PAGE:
Gary Millar on preaching God’s wrath

You can’t preach the Old Testament faithfully while avoiding the subject of God’s judgment. Especially in the current age where the idea that the God of the Old Testament is “evil”.

Bonus Bit – David chopping Goliath’s head off is an echo of, and an allusion to the story of the Philistines capturing the ark and it causing their idol to fall over until its head falls off.

Apparent injustice may in fact be a case of not knowing all the facts.

To make sense of the cross we need to understand that God is:

  • Infinitely angry at sin
  • Infinitely irrevocably committed to justice
  • Staggeringly creative and innovative.

The God of the Cross is breathtakingly holy, passionately commited…

Without the OT – and in particular these stories of judgment – we can not have any idea how holy God is, or the depths to which people sink, or how important it is for the God of the Bible to deal with sin in a way that is fitting. We can not hope to understand the cross without it.

If we ditch the nasty bits we are ditching the holiness and justice of God. These stories are there to teach us that God is not tame – that he does things that shock us.

It is not our job to apologise for God’s behaviour.

God’s actions are explained in Romans 3.

19Now we know that whatever the law says, it says to those who are under the law, so that every mouth may be silenced and the whole world held accountable to God. 20Therefore no one will be declared righteous in his sight by observing the law; rather, through the law we become conscious of sin.

21But now a righteousness from God, apart from law, has been made known, to which the Law and the Prophets testify. 22This righteousness from God comes through faith in Jesus Christ to all who believe. There is no difference, 23for all have sinned and fall short of the glory of God, 24and are justified freely by his grace through the redemption that came by Christ Jesus. 25God presented him as a sacrifice of atonement, through faith in his blood. He did this to demonstrate his justice, because in his forbearance he had left the sins committed beforehand unpunished— 26he did it to demonstrate his justice at the present time, so as to be just and the one who justifies those who have faith in Jesus.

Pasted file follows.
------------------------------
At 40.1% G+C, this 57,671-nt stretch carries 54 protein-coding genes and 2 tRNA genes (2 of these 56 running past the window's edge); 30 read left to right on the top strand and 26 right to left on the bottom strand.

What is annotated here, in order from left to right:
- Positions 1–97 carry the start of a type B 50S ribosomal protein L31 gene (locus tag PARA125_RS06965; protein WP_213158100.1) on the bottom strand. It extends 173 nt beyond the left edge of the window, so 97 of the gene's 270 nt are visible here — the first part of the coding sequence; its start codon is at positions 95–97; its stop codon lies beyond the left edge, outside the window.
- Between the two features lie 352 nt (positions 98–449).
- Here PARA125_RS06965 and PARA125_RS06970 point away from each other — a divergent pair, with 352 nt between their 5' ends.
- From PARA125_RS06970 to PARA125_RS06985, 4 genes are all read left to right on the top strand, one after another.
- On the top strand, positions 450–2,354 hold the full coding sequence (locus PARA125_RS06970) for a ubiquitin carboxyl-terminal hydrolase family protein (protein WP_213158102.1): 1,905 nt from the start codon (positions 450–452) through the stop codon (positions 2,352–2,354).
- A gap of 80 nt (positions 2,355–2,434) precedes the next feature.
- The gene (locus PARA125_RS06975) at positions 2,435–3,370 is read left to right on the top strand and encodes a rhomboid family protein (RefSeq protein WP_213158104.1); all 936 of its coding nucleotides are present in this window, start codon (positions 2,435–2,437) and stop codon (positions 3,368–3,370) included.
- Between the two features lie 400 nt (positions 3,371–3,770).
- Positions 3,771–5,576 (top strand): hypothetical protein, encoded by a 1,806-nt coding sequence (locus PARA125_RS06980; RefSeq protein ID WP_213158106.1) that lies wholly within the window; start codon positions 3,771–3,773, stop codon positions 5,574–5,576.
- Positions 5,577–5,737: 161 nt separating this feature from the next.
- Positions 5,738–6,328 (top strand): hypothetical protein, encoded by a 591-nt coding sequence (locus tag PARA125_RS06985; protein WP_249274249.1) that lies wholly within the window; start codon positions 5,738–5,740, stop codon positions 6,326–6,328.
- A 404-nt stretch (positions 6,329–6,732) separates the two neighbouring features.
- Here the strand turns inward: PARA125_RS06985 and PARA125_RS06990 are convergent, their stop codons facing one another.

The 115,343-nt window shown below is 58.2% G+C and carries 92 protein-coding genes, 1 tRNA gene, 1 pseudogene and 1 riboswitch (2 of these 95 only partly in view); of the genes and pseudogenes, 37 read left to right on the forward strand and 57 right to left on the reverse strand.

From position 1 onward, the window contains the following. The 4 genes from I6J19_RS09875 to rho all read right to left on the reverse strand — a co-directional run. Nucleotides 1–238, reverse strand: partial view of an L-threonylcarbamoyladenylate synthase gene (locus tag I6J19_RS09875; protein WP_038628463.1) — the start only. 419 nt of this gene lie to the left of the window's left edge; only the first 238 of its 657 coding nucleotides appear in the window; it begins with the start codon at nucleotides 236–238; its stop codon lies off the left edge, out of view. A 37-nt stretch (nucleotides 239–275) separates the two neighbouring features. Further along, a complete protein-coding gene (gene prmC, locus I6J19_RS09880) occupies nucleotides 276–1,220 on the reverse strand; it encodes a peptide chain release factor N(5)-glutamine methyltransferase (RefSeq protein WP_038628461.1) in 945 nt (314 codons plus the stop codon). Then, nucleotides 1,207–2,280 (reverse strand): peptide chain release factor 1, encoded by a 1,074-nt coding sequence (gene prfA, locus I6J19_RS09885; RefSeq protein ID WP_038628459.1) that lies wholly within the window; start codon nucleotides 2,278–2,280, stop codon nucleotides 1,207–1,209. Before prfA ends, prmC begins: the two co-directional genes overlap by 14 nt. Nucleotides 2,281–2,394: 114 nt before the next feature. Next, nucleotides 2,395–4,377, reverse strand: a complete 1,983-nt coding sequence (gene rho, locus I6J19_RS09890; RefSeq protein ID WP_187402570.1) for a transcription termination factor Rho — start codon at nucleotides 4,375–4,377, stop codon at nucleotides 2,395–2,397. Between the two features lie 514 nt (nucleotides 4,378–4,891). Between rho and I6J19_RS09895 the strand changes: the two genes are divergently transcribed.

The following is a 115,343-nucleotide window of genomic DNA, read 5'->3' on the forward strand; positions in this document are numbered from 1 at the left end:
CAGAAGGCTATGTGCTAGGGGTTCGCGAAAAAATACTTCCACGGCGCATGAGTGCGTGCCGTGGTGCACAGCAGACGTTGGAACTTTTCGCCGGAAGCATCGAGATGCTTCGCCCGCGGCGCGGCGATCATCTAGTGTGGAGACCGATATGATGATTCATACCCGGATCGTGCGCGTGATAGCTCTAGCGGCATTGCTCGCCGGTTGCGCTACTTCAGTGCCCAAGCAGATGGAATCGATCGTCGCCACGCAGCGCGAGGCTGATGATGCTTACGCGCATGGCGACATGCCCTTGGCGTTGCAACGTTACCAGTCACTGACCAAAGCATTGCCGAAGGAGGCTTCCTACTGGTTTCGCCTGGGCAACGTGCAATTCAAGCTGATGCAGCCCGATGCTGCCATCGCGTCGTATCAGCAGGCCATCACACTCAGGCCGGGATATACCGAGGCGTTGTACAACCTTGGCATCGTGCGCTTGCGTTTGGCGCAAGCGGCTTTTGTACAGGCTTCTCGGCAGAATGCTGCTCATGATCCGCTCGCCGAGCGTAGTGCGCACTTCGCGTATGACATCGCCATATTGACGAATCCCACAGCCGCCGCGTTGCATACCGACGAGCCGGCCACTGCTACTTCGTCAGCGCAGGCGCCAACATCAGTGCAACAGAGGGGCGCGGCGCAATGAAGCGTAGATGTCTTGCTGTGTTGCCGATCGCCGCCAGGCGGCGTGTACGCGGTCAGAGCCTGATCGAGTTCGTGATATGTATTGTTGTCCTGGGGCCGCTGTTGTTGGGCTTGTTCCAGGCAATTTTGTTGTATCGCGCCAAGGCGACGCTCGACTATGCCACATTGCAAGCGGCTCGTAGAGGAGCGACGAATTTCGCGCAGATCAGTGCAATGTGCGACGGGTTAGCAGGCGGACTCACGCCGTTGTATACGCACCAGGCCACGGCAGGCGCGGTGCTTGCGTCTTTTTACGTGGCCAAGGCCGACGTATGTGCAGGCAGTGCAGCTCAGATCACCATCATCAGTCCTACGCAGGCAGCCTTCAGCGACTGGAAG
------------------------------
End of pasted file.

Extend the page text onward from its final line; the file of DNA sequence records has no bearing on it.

Bizarrely, we culturally think that our treatment of the planet reaps just rewards – seeing causation in our actions – and occasionally predicting our own painful demise – but we will not afford God the same courtesy. Gary referenced the Day of the Triffids and this post from an Irish friend.

In the two episodes (which were rather a drag unfortunately), we got lots of warnings about what happens when you interfere with nature, namely that nature will eventually inflict its wrath on you. Come to think of it, this was a sort of Wrath of God story with nature standing in for God.

In fact in the last few years there have been several ‘Wrath of Nature’ movies; The Day the Earth Stood Still and The Day After Tomorrow to name but two. In both movies, and in this latest version of The Day of the Triffids, we are led to believe that we deserve what’s coming to us.

The funny thing is, no-one would ever make a movie these days about the Wrath of God in which the message also was that we had it coming to us. We’re able to accept that if we sin against nature we deserve our punishment, but not if we sin against nature’s maker.